Almost all older adults had discrepancies on their medication lists when referred for electronically based care, a study from Ontario shows. “When providing [asynchronous virtual care (AVC)], clinicians should still devote the required time and effort to obtain the BPMH to prevent, identify or manage discrepancies and [adverse drug events (ADEs)] in older adult patients,” the authors conclude.
Charts of older adults taking 3 or more medications and receiving a consult with GeriMedRisk, an interdisciplinary geriatric clinical pharmacology and psychiatry service in Ontario, were reviewed retrospectively. The BPMH identified 256 medication discrepancies in 40 of 42 study participants with a mean of 6.1 errors per patient. “Among patients with medication discrepancies, 30 (75.0%) met our definition of being clinically significant, and 32 (80.0%), 25 (62.5%), and 20 (50.0%) experienced errors of omission, commission, and incorrect dose, respectively,” the authors write.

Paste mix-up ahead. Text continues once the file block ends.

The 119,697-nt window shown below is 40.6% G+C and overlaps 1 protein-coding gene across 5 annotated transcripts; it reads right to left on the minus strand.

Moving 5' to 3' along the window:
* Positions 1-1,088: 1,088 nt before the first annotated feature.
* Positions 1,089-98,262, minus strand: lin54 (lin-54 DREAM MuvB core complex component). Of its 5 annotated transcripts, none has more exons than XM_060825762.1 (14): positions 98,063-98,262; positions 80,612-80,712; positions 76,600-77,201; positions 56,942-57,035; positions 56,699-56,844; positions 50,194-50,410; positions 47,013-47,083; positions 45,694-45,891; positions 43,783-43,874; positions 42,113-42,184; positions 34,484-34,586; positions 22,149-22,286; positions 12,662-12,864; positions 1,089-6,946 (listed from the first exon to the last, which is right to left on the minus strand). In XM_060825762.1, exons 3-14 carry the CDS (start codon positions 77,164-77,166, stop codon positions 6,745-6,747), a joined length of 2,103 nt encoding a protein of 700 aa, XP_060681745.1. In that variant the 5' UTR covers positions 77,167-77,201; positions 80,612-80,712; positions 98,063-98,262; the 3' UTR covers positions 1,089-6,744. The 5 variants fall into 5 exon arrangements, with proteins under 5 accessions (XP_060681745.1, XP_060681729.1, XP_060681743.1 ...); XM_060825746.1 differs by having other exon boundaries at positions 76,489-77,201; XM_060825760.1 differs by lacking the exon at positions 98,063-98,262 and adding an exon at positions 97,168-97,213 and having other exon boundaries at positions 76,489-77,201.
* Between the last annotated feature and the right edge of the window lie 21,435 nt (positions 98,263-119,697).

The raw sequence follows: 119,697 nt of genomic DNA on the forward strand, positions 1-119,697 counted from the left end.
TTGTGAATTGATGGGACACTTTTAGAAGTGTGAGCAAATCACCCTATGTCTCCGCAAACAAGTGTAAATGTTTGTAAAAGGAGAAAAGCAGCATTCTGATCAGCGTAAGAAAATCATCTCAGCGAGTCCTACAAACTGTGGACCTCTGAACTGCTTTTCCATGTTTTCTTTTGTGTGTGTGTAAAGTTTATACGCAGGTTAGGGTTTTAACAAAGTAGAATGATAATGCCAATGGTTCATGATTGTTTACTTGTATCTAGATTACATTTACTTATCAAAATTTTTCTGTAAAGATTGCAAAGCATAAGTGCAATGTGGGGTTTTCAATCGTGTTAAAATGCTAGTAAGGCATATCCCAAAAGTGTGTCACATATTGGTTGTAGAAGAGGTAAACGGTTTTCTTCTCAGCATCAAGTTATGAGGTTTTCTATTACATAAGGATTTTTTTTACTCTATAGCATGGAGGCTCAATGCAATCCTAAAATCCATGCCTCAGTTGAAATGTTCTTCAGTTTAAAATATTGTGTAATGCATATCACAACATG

The researchers conclude, “Our findings add to research describing high rates (10%–87%) of medication discrepancies during hospital transitions, many of which (11%–59%) were clinically relevant. Medication discrepancies have been observed in 74% to over 90% of older adults in primary care settings and up to 90% of older adults admitted to hospital.”